Election mud-slinging turning off some voters
Politics: provincial campaign heating up ahead of April 23 vote
Wednesday, Apr 18, 2012 11:03 am
One of the most heated provincial election campaigns in recent memory generated billion of dollars of spending promises and brought the prospect of a whole new era in Alberta politics.
However, the overheated campaign has left some in the foothills unsettled about politics and negative campaign tactics ahead of the April 23 vote.
Okotoks resident Tanya Thorn supports Highwood PC candidate John Barlow and said there has been too much of a focus on negative campaigning and not enough on the issues.
“There’s more mudslinging around than there needs to be,” she said.
Thorn said there needs to be more focus on the issues. She wants candidates to focus on how to make sure Alberta’s families can continue to afford to live in their communities.
High River resident Alan Walker said the campaign is evolving into a bit of a she said-she said and he’s not interested in attack tactics.
“What I care about is what they’re going to do for the Province,” he said.
Walker said the economy is an important issue to him because it helps support local communities, as well as providing revenues to help pay for priorities like education.
“If you have a strong economy everything else is going to follow, right from the farmers to the small businesses in town,” he said.
Walker said the Tories chose wrong when they picked Alison Redford as leader and he doesn’t think she has what it takes to lead the Tories to another win.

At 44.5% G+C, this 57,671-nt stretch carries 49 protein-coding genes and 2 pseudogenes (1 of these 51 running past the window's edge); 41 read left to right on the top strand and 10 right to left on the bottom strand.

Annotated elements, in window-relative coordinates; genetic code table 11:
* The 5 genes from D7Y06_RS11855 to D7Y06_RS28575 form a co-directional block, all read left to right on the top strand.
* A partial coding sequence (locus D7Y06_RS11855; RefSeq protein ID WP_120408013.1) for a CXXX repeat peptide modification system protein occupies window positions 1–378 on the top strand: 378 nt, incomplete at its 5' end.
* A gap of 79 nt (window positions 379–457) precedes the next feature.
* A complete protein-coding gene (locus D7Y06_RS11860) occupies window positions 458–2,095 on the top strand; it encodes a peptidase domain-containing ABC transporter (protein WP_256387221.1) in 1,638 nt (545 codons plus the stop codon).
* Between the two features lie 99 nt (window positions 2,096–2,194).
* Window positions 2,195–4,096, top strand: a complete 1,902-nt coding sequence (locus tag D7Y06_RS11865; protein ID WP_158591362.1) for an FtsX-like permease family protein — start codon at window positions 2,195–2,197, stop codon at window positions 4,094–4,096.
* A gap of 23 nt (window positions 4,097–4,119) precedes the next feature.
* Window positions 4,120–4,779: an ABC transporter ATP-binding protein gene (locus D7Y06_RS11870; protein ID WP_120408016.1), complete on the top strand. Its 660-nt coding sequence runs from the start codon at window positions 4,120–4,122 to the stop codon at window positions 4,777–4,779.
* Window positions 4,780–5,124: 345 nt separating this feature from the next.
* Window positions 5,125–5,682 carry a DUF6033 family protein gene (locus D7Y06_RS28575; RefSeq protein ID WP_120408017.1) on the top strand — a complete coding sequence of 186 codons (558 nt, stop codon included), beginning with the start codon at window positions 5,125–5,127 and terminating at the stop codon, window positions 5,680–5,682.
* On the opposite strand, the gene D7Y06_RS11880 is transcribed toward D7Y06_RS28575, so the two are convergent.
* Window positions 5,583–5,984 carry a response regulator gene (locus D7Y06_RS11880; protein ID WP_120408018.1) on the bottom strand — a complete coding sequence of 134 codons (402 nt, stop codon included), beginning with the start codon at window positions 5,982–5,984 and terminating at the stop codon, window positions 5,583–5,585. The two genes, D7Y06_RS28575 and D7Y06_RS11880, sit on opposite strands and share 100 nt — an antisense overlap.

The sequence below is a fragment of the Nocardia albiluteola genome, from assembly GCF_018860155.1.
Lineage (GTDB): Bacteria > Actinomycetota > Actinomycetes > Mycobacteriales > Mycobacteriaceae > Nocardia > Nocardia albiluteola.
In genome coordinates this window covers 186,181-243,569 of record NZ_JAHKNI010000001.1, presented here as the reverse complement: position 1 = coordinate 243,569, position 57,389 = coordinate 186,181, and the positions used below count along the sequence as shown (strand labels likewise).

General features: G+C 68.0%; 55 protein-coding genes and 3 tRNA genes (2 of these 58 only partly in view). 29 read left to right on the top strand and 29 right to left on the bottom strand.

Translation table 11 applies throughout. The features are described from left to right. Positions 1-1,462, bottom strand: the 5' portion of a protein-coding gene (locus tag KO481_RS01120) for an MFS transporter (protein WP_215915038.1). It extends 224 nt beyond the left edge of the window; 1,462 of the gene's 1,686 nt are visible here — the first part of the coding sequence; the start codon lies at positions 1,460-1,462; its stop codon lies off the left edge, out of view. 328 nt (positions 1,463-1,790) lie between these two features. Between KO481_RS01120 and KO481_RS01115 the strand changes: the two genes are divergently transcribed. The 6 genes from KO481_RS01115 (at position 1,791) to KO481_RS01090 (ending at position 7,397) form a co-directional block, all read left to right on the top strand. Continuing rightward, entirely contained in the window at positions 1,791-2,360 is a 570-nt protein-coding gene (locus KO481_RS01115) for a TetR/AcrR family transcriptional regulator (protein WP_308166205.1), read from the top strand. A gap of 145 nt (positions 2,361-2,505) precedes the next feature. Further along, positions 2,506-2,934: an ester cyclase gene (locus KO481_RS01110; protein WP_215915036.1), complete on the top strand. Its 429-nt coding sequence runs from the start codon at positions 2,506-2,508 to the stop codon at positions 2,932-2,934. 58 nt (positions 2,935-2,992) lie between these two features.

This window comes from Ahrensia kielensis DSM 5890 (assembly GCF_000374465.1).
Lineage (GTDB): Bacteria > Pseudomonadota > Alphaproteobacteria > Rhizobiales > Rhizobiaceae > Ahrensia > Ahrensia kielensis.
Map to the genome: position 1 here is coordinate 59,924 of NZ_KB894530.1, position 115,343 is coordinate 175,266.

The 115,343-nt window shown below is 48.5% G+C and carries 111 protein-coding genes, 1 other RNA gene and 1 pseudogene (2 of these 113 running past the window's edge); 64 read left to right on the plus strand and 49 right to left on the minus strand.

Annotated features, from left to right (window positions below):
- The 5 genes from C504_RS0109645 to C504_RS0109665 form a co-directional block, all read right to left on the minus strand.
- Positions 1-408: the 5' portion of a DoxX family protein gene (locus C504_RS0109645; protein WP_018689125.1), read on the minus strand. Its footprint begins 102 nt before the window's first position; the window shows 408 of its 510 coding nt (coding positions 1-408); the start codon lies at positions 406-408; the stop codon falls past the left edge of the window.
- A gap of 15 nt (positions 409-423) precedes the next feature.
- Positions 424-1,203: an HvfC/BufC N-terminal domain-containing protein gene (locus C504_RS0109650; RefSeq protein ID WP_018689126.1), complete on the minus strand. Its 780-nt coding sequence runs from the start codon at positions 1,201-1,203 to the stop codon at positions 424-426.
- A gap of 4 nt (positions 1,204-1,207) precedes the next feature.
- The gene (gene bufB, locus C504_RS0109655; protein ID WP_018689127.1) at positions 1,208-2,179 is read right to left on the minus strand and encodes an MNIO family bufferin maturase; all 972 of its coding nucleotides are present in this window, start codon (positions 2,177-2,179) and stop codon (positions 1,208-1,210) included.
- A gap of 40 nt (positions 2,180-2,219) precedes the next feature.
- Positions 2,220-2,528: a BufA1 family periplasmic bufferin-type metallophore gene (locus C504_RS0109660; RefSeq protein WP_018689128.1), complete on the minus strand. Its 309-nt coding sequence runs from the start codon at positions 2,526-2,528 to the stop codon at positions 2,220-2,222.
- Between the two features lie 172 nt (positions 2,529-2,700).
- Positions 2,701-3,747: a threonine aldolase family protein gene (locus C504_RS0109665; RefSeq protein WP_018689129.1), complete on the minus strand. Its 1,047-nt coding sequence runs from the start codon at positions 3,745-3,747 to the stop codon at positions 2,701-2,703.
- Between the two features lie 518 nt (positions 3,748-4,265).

Okotoks resident Sharon Kenney also doesn’t like the negative campaigning. She said Twitter posting by a PC volunteer about Danielle Smith’s not having children was completely inappropriate. The tweet called Smith insincere when she rolled out her policies for families.
“It seems to be the way,” said Kenney, of the negative comments.
She said the Province can’t seem to solve problems facing healthcare and education despite all the money spent in these areas.
“There is a lot of money spent on education and it never seems to be enough,” said Kenney.
Black Diamond resident Ken Pederson expects a close vote and he questions whether Albertans will see a minority government. He’s looking forward to a change in government.
“I’m tired of the old regime,” he said.
Pederson said there have been too many promises in the election.
He said Redford has been able to find money for healthcare and education, but he said there isn’t much for taxpayers who are trying to make ends meet.
Yet, Pederson said, the Province can’t goo too far in the other direction either. He worries restricting spending too tightly and tying it to provincial surpluses doesn’t provide any certainty.
Dustin Whitney said there has been too much emphasis on the way the campaigns have been run, rather than looking at the issues that need to be addressed.
“We’re getting hung up on superficial topics,” he said.
Whitney’s concerned that the PCs have made upwards of $7 billion worth of promises without a clear plan for how to pay for them.
“Where’s the money going to come from? Higher taxes, robbing the Heritage Fund or creating a $10 billion deficit,” he said.
Whitney also said too much attention has been paid to things like the committee pay issue, which he said doesn’t amount to a lot of money in the big picture, rather than larger more important issues that need to be addressed.
“It’s a small part of the pie,” he said.
The provincial election will go ahead on April 23 with polling stations in the Okotoks Curling Club and the Foothills Centennial Centre. In the MD, polling stations will be set up in the Heritage Point Golf Club and the Heritage Heights School.